Alpine: We’ll deal with this power unit for next two years

Wolff: We are open minded to supply Alpine with engines

Alpine: We’ll deal with this power unit for next two years

Toto Wolff revealed that Mercedes have told Renault-owned Alpine they are ‘open-minded’ on supplying Formula 1 power units from 2026 should the French manufacturer decide not to make its own.

Renault are known to be assessing their future as an engine manufacturer, with a new era starting in 2026 and requiring hefty investment.

There has been speculation Alpine could become a customer of Mercedes but Wolff told reporters at the British Grand Prix that it was a complicated situation.


Mercedes currently supply their own factory team, Williams, Aston Martin and McLaren with engines but Aston will be Honda powered from 2026.

“We like the thought of replacing Aston Martin with another team because of the sheer learning you’re doing,” said Wolff.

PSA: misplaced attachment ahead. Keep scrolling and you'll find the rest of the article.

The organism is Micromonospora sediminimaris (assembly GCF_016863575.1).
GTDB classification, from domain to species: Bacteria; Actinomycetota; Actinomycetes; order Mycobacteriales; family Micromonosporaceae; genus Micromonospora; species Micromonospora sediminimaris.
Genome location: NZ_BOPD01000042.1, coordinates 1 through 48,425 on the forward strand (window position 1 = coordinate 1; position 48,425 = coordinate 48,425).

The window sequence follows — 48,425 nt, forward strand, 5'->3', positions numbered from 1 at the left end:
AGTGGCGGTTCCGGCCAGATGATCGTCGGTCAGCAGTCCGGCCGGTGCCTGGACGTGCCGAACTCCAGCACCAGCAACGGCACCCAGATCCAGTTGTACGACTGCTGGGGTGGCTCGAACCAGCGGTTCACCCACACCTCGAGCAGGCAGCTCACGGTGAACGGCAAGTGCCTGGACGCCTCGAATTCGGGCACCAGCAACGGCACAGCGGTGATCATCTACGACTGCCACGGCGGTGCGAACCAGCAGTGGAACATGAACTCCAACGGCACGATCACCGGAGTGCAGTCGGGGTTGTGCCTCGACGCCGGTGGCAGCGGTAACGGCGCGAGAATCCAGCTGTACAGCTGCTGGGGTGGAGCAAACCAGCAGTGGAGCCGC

“We’re set up as an organisation that the more power units the better it is in terms of accelerating some of the developments or the reliability.

Alpine’s engine decision soon

“So this is where it is. It didn’t go beyond the point of exchanging opinions or having exploratory discussions. I think Alpine will take a decision soon on whether they want to continue with their Formula 1 engine programme or not.

“Only when they have taken that strategic decision we would dive into our agreements. But we are open-minded and that’s what we have told them,” he concluded.

Alpine, the only team to use Renault engines, are under-performing and only eighth in the standings with nine points.

McLaren boss Zak Brown said what was good for Mercedes High Performance Powertrains (HPP) was also good for his team but felt a decision would need to be taken before the August break.

Williams boss James Vowles said the more engines being used, the more learning was being acquired to benefit all the teams using the power unit but also cautioned that time was tight.

“We have been working alongside HPP in order to get the concept right for 2026 already for many, many months,” he added. “So whatever you do, you are going to be six to 12 months behind the three other teams.

“That’s quite penalising in the grand scheme of things… there’s going to be areas where you’re going to be compromising on. There’s a tremendous amount of work getting ’26 right and the smallest decision on layout can actually have quite a large impact,” Vowles concluded (Reporting by Alan Baldwin)